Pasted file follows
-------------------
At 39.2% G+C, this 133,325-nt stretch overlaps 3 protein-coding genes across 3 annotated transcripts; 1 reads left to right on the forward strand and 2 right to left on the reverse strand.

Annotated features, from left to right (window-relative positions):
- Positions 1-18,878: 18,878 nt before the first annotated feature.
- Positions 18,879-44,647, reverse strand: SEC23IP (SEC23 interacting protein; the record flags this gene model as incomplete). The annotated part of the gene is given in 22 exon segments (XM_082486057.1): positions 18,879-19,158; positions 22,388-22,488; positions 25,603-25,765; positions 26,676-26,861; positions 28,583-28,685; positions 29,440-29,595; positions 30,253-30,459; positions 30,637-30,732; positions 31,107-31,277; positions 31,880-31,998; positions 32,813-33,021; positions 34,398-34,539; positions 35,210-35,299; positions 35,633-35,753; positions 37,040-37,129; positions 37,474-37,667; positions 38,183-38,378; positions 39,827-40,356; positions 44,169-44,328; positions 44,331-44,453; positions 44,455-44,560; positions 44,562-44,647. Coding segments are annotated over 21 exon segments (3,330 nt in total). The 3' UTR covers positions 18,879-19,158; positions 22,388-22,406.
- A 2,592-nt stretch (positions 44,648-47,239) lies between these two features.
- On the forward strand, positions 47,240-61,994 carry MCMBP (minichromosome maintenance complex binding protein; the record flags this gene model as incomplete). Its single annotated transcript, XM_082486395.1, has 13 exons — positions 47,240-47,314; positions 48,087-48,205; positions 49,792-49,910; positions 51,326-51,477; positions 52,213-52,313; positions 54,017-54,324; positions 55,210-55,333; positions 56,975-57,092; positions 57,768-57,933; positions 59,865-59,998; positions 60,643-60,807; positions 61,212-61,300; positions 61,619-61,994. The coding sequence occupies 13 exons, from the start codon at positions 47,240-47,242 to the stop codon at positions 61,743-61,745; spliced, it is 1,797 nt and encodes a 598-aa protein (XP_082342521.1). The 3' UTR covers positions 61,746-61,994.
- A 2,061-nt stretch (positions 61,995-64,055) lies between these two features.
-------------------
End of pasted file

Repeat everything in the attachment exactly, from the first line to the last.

At 39.2% G+C, this 133,325-nt stretch overlaps 3 protein-coding genes across 3 annotated transcripts; 1 reads left to right on the forward strand and 2 right to left on the reverse strand.

Annotated features, from left to right (window-relative positions):
- Positions 1-18,878: 18,878 nt before the first annotated feature.
- Positions 18,879-44,647, reverse strand: SEC23IP (SEC23 interacting protein; the record flags this gene model as incomplete). The annotated part of the gene is given in 22 exon segments (XM_082486057.1): positions 18,879-19,158; positions 22,388-22,488; positions 25,603-25,765; positions 26,676-26,861; positions 28,583-28,685; positions 29,440-29,595; positions 30,253-30,459; positions 30,637-30,732; positions 31,107-31,277; positions 31,880-31,998; positions 32,813-33,021; positions 34,398-34,539; positions 35,210-35,299; positions 35,633-35,753; positions 37,040-37,129; positions 37,474-37,667; positions 38,183-38,378; positions 39,827-40,356; positions 44,169-44,328; positions 44,331-44,453; positions 44,455-44,560; positions 44,562-44,647. Coding segments are annotated over 21 exon segments (3,330 nt in total). The 3' UTR covers positions 18,879-19,158; positions 22,388-22,406.
- A 2,592-nt stretch (positions 44,648-47,239) lies between these two features.
- On the forward strand, positions 47,240-61,994 carry MCMBP (minichromosome maintenance complex binding protein; the record flags this gene model as incomplete). Its single annotated transcript, XM_082486395.1, has 13 exons — positions 47,240-47,314; positions 48,087-48,205; positions 49,792-49,910; positions 51,326-51,477; positions 52,213-52,313; positions 54,017-54,324; positions 55,210-55,333; positions 56,975-57,092; positions 57,768-57,933; positions 59,865-59,998; positions 60,643-60,807; positions 61,212-61,300; positions 61,619-61,994. The coding sequence occupies 13 exons, from the start codon at positions 47,240-47,242 to the stop codon at positions 61,743-61,745; spliced, it is 1,797 nt and encodes a 598-aa protein (XP_082342521.1). The 3' UTR covers positions 61,746-61,994.
- A 2,061-nt stretch (positions 61,995-64,055) lies between these two features.